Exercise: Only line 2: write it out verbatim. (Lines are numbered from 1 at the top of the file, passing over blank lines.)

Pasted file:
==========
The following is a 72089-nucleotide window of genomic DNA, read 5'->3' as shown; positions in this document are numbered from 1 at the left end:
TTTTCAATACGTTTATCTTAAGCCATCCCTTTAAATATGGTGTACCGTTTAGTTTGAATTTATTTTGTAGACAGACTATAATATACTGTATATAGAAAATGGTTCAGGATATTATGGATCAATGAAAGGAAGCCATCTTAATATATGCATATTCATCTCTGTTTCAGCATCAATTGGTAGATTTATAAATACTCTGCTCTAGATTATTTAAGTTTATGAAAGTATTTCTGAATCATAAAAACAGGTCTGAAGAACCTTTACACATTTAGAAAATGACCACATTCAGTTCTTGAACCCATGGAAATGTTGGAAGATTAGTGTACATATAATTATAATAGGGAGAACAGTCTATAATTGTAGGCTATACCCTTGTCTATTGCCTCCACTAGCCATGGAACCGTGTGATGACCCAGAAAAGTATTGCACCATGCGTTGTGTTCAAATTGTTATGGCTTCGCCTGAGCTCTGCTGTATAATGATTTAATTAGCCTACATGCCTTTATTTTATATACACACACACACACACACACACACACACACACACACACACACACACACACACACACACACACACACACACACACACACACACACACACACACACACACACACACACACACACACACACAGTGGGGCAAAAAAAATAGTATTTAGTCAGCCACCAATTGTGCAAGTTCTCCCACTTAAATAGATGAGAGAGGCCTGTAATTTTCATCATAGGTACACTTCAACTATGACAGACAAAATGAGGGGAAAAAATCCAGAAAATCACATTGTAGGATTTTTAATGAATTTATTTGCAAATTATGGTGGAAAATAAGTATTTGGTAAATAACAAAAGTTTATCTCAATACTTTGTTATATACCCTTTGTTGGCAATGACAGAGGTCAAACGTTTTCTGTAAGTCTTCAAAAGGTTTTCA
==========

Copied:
TTTTCAATACGTTTATCTTAAGCCATCCCTTTAAATATGGTGTACCGTTTAGTTTGAATTTATTTTGTAGACAGACTATAATATACTGTATATAGAAAATGGTTCAGGATATTATGGATCAATGAAAGGAAGCCATCTTAATATATGCATATTCATCTCTGTTTCAGCATCAATTGGTAGATTTATAAATACTCTGCTCTAGATTATTTAAGTTTATGAAAGTATTTCTGAATCATAAAAACAGGTCTGAAGAACCTTTACACATTTAGAAAATGACCACATTCAGTTCTTGAACCCATGGAAATGTTGGAAGATTAGTGTACATATAATTATAATAGGGAGAACAGTCTATAATTGTAGGCTATACCCTTGTCTATTGCCTCCACTAGCCATGGAACCGTGTGATGACCCAGAAAAGTATTGCACCATGCGTTGTGTTCAAATTGTTATGGCTTCGCCTGAGCTCTGCTGTATAATGATTTAATTAGCCTACATGCCTTTATTTTATATACACACACACACACACACACACACACACACACACACACACACACACACACACACACACACACACACACACACACACACACACACACACACACACACACACACACACACACACACACACAGTGGGGCAAAAAAAATAGTATTTAGTCAGCCACCAATTGTGCAAGTTCTCCCACTTAAATAGATGAGAGAGGCCTGTAATTTTCATCATAGGTACACTTCAACTATGACAGACAAAATGAGGGGAAAAAATCCAGAAAATCACATTGTAGGATTTTTAATGAATTTATTTGCAAATTATGGTGGAAAATAAGTATTTGGTAAATAACAAAAGTTTATCTCAATACTTTGTTATATACCCTTTGTTGGCAATGACAGAGGTCAAACGTTTTCTGTAAGTCTTCAAAAGGTTTTCA